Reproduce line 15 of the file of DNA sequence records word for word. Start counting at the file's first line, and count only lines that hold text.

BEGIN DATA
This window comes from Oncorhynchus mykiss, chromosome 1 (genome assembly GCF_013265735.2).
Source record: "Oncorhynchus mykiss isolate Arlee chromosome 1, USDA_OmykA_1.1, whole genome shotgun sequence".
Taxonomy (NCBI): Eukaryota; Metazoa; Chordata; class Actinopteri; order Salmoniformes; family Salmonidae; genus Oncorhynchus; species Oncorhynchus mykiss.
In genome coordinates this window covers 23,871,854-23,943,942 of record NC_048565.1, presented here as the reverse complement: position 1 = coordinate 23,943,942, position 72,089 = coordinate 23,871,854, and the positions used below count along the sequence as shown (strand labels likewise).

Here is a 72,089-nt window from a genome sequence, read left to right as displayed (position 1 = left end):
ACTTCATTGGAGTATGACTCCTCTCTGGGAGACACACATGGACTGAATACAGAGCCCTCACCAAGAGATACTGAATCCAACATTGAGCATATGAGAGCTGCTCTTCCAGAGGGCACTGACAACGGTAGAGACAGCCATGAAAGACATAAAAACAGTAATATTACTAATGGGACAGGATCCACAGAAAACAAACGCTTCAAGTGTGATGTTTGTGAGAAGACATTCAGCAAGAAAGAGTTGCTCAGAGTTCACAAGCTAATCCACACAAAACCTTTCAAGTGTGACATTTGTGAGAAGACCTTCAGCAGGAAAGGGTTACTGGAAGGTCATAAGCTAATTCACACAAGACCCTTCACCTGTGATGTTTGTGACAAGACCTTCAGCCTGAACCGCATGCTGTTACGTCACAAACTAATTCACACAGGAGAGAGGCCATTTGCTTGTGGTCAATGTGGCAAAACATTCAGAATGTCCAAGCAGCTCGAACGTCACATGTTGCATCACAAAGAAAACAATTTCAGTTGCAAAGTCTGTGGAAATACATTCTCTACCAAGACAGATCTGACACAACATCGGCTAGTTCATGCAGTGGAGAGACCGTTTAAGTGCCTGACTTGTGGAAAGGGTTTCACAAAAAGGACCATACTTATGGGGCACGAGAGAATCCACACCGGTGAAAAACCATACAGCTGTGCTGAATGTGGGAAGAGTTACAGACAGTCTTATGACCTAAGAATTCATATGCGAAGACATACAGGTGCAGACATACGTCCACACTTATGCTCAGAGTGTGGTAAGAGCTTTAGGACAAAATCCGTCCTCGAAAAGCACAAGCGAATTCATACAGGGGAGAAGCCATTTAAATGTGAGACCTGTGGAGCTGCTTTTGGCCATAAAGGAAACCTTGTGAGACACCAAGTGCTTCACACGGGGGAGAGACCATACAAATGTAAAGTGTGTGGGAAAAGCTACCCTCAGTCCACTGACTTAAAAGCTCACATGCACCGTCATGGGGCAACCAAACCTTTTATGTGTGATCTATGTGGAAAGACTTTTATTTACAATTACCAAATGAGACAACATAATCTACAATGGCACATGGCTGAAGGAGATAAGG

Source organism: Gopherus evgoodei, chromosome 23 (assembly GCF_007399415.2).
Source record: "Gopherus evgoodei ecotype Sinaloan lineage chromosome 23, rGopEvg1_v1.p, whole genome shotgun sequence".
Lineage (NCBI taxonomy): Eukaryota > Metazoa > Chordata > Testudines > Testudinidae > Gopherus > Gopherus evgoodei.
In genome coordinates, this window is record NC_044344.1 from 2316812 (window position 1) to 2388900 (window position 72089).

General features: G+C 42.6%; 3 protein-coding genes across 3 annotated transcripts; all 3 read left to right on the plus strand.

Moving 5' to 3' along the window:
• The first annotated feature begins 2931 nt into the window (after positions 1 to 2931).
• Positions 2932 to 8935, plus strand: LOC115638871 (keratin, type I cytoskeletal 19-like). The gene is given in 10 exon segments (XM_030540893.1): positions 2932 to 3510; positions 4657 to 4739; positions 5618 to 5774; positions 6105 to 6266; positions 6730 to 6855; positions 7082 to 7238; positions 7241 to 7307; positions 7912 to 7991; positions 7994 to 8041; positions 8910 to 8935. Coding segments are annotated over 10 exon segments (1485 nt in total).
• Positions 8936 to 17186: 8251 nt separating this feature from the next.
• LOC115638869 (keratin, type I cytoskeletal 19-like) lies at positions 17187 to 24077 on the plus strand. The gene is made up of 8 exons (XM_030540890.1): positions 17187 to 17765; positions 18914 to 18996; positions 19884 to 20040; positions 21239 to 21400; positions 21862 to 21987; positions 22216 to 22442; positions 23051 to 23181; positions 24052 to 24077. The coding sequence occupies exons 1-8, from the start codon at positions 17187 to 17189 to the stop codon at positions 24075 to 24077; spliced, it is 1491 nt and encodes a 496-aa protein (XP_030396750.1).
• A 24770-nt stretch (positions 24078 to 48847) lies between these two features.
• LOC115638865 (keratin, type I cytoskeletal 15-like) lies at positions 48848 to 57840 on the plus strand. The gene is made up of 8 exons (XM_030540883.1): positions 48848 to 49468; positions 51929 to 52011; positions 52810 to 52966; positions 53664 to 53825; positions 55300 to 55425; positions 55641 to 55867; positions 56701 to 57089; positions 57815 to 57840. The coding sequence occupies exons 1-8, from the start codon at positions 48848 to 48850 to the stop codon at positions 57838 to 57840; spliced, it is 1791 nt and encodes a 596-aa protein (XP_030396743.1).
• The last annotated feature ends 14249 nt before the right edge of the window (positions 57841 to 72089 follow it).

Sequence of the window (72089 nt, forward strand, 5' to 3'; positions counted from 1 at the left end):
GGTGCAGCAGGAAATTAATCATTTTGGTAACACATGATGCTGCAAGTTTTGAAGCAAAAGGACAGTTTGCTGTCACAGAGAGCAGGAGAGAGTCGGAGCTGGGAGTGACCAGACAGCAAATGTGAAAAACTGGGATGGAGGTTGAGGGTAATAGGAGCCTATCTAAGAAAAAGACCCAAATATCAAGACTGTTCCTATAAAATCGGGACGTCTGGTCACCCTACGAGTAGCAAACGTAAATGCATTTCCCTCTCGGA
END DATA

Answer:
• Positions 8936 to 17186: 8251 nt separating this feature from the next.